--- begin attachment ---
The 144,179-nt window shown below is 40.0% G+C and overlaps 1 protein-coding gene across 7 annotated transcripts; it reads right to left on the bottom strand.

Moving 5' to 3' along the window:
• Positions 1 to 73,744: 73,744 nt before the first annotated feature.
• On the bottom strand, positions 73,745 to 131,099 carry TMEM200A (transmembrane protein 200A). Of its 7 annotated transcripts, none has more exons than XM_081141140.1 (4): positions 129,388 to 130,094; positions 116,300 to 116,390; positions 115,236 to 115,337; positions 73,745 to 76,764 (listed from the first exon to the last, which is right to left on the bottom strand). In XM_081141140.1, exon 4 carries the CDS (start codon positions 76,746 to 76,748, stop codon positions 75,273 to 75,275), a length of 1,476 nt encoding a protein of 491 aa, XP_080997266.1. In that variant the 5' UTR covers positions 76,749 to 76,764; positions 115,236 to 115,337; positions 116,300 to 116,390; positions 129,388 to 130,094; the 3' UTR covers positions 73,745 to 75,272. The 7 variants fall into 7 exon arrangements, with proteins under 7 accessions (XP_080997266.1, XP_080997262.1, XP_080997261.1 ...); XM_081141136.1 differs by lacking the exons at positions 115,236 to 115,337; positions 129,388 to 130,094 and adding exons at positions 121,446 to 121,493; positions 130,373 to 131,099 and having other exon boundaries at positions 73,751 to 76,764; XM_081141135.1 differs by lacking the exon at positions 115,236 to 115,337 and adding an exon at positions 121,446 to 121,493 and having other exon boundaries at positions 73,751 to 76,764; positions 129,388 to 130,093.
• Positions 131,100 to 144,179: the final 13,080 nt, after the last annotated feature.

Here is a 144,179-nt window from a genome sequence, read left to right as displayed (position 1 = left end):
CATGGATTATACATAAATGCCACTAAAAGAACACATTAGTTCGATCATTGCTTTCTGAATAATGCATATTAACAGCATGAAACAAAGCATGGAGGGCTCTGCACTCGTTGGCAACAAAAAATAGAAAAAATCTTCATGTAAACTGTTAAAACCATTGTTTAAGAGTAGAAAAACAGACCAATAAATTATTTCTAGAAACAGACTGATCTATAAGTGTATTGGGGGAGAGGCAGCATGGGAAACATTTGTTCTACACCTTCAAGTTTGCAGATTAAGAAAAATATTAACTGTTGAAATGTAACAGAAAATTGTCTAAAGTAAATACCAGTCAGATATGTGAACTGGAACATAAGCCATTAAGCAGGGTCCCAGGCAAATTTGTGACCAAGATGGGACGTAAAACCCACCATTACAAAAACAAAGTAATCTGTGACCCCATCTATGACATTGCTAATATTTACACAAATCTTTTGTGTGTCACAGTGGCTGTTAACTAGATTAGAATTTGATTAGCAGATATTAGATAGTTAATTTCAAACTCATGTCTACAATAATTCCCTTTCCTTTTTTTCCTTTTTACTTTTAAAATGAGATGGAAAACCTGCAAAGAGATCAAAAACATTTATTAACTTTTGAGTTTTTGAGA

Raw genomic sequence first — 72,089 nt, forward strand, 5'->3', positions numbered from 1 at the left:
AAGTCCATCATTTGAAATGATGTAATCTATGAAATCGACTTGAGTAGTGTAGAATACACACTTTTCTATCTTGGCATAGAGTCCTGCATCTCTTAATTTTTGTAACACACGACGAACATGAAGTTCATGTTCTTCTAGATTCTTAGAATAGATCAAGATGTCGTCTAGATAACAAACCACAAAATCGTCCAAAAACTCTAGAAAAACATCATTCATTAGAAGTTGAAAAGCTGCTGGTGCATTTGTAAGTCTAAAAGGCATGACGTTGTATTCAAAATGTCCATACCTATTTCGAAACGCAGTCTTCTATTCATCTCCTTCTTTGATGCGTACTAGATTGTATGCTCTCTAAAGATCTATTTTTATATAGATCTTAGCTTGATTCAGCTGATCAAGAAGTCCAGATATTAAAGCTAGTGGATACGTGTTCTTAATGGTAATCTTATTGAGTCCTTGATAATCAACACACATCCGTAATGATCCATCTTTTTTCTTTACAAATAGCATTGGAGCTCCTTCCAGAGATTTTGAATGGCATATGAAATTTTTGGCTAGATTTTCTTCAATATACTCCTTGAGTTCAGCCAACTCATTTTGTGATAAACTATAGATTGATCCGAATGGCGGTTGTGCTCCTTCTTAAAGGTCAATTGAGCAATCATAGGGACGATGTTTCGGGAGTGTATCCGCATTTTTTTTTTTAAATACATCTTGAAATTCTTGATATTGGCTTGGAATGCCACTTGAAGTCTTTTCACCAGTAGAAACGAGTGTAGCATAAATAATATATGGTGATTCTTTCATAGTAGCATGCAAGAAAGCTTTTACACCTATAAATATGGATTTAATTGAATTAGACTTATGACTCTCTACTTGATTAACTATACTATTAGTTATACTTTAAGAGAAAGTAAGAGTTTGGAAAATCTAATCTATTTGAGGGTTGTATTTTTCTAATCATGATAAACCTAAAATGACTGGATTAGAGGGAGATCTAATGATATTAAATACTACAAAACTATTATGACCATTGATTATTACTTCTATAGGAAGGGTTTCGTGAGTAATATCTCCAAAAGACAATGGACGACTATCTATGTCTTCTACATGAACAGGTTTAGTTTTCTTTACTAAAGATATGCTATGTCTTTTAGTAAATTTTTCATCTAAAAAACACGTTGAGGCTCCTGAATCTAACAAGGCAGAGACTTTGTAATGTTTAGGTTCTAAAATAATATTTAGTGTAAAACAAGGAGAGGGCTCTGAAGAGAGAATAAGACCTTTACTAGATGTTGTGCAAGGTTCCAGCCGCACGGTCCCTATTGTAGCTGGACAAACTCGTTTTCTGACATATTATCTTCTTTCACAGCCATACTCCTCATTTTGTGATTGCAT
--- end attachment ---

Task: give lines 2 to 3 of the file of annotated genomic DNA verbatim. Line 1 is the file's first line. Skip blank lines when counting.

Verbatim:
Moving 5' to 3' along the window:
• Positions 1 to 73,744: 73,744 nt before the first annotated feature.